Technology‎ > ‎

Towering tulips help solar power flower

posted 2 Apr 2012, 06:11 by Mpelembe   [ updated 2 Apr 2012, 06:11 ]

An Israeli energy company is taking flower power to a new level. The company, AORA, is using tulip-shaped towers to concentrate solar energy into a high temperature gas that can be used to power entire communities. Their newest plant has just opening Spain.

Hidden in the bizarre lunar landscape of the Tabernas desert in Andalusia stands a 115-foot-high yellow tulip that can generate enough power for 35 houses.
Israel's energy innovator company AORA unveiled in February a small demonstration solar power plant, roughly two square kilometers in size, in the Centre for Solar Energy Exploration in Almeria, Spain.

About 50 mirrors or heliostats track the sun's movement, reflecting light onto the collector tower, which heats air to temperatures of up to 1.000 degrees Celsius.

The heated air is channeled into a combustion chamber, where it expands and powers a turbine, producing electricity.

Plant operator Helio Escrig said the installation saves money and is environment-friendly.

"This technology requires a small heliostat field and a small tower to produce energy. The idea is to make it modular and scalable, that is to say, we can fit the necessities or the demanded power. Another benefit is that the heat transfer fluid is air instead of oil or mineral salts, atmospheric air that we don't have to purchase. Neither we need to cool it so we there is no water consumption," Escrig said.

What is unique in AORA's design is a gas turbine that can handle super-high temperatures and then work off external fuel, which can also be renewable fuel, when there is insufficient sunlight. That allows the solar power plant to produce continuous electricity, a boon for off-grid locations where there is no alternative power source. And even where there is a grid, the unpredictability of solar power is a headache for network operators.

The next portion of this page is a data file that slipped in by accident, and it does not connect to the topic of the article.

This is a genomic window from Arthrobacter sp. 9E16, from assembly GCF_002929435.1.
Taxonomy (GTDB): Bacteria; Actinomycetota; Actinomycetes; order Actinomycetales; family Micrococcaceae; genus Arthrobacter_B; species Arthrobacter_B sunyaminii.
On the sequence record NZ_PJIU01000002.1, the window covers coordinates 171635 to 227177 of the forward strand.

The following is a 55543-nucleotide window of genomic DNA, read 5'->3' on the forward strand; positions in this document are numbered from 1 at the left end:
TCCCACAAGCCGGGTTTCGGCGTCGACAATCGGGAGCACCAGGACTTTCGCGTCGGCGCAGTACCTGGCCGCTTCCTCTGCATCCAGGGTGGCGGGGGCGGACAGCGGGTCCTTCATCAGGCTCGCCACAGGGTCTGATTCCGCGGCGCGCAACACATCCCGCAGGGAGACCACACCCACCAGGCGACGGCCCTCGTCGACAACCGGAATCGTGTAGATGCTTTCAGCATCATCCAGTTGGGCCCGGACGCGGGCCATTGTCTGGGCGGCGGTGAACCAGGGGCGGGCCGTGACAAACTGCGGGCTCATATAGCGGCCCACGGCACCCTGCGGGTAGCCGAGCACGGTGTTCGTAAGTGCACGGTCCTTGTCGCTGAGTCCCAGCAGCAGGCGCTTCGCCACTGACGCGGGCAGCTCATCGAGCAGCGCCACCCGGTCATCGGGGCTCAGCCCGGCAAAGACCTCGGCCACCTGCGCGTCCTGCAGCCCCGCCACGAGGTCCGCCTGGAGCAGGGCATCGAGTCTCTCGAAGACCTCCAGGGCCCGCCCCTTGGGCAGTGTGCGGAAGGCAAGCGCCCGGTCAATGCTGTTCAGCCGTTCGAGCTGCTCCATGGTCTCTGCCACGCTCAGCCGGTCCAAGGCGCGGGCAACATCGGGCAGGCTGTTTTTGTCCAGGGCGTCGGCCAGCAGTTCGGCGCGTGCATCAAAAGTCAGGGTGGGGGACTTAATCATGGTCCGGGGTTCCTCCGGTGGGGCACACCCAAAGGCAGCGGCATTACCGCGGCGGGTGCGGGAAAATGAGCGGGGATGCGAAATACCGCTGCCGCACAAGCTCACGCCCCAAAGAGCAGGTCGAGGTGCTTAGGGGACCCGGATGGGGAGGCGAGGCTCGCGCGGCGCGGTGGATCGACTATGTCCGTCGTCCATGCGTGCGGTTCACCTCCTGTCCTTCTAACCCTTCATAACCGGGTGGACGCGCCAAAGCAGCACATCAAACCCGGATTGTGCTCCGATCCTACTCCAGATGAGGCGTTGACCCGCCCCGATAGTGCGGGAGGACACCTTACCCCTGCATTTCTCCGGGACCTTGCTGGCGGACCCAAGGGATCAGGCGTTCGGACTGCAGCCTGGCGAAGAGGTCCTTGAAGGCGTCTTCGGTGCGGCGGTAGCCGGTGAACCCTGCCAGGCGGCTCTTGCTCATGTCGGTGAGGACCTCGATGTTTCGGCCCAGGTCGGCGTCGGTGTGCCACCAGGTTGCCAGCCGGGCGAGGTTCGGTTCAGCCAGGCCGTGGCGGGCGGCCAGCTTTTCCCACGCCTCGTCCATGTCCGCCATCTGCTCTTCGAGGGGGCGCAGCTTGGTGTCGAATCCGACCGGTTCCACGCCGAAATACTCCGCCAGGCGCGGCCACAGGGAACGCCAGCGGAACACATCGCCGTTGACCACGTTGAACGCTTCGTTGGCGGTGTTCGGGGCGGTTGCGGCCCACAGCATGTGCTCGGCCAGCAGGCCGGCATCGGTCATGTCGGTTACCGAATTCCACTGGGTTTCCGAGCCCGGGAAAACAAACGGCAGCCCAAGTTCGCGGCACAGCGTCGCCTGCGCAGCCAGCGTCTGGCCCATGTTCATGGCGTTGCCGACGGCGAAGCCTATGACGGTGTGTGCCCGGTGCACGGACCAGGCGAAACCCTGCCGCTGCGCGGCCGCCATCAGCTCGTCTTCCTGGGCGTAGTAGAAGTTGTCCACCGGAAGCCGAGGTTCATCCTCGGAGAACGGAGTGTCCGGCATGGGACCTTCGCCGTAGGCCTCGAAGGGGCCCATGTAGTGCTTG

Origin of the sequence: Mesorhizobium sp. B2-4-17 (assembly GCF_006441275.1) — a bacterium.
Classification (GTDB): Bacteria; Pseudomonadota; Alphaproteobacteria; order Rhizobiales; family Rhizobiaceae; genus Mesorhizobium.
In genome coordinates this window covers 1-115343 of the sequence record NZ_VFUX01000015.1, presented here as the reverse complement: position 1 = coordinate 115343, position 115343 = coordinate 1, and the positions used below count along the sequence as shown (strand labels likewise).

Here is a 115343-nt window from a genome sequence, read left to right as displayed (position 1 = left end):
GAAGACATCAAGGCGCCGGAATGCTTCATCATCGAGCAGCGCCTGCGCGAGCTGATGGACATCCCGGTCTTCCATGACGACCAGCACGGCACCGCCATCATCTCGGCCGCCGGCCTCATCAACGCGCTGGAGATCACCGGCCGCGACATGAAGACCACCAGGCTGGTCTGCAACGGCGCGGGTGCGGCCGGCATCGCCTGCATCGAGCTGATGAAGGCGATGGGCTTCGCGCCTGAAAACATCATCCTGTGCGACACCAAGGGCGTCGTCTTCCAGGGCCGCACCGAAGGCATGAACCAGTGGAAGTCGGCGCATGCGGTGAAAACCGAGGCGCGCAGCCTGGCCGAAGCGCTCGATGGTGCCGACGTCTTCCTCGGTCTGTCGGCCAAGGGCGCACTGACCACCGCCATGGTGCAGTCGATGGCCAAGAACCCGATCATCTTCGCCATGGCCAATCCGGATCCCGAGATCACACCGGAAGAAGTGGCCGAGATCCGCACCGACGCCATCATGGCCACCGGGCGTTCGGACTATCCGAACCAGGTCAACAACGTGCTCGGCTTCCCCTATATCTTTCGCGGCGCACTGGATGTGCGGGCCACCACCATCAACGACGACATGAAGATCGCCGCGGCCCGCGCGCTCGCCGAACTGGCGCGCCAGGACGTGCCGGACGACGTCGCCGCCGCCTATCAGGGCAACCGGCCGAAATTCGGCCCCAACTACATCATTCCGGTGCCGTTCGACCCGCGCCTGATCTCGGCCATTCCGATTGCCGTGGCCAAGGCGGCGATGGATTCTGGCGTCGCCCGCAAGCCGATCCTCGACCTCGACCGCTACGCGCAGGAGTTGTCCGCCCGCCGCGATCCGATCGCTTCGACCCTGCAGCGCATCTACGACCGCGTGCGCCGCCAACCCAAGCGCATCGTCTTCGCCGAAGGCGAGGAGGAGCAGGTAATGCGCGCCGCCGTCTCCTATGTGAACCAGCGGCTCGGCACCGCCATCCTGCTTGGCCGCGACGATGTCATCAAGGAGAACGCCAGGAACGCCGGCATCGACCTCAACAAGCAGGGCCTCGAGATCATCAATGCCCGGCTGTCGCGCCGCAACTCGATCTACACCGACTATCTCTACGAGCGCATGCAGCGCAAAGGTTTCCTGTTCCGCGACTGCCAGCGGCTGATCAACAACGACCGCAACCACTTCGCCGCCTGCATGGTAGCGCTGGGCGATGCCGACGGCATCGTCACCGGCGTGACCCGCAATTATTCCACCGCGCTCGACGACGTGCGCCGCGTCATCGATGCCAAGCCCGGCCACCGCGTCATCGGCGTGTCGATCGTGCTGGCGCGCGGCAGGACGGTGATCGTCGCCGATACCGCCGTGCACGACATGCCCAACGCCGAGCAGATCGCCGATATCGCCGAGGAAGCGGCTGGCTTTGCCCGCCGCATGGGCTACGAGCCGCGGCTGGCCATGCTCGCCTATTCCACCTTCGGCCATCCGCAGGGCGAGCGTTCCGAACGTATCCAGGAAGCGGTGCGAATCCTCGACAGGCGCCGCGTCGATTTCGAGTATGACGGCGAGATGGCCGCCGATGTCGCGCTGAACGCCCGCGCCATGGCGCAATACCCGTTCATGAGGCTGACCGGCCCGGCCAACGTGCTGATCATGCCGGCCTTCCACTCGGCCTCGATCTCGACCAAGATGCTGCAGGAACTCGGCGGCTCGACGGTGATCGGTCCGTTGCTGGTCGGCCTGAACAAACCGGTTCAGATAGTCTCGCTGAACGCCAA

The process also creates a by-product of some 170 kilowatts in power for heating water for homes or factories, said project manager Lauren Elbaz.

"We would like to demonstrate the capability of the various applications it could have and the installation's thermal potential. In a near future perhaps we can work in water desalination, air conditioning both heat and cooling and other industrial processes as drying," Elbaz said.

AORA, whose original technology was developed in Israel's Weizmann Institute of Science in the 1980's, constructed its first hybrid solar power station on a half-acre (0.2 hectare) plot in Israel's Negev desert, where companies are competing to create more efficient technologies and tap into the multi-billion dollar clean energy market.

The plant in Kibbutz Samar can produce 100 kw, enough energy to power about 40 houses, said Pinchas Doron, AORA's chief technology officer.

"The ways that our system works is basically the turbine that generates the electricity needs to get the heat from the sun. The way it gets the heat from the sun is by refelecting it from a field of mirrors that track the apparent motion of the sun, all on to the top of the tower where the, we call receiver is that uses this radiation, this concentrated sunlight to heat the air to close to 1,000 degrees (celcius)," said Doron from AORA's headquarters in Rehovot in central Israel.

Traditional photovotalic panels, Doron says, can generate power only when there is sunlight. By contrast, AORA's system is hybrid, so it can run around the clock and make use of the access heat.

A 100 kw plant using traditional photovoltaic panels, which can have up to 15 percent efficiency, would also need twice the land than its hybrid-solar plant running at 28 percent solar efficiency, AORA said.

The module looks like a smaller version of solar "power towers" being developed in the United States and Europe, with 30 large mirrors reflecting sunlight onto a generator on top of a 30 meter (90-foot)-high tower.

"We want to have flowers all over where there is sun and power comminties basically wherever there is sufficient sun and where people need, not just electricity, but where people need an energy solution," siad Doron.

AORA hopes to expand its operations to lands across the Mediterranean, North America, South Africa, India and China.

Financed by both private and European researching funds, the company has raised $28 million USD and seeks a further $35 million - $40 million USD investment.

"We're still in the research phase of putting up plants to prove that they work. The money we're looking to raise is basically to allow us to grow to the point where we can reach the stage of commercialization where we can sell plants," said Zev Rosenzweig, president and CEO of Aora Solar.

AORA said the cost of their electricity is competitive with other solar technologies: between $3,500-$5,000 USD per installed kilowatt, meaning each 100 kw hybrid plant may cost up to $500,000 USD. Total production costs depend on the price of the external fuel.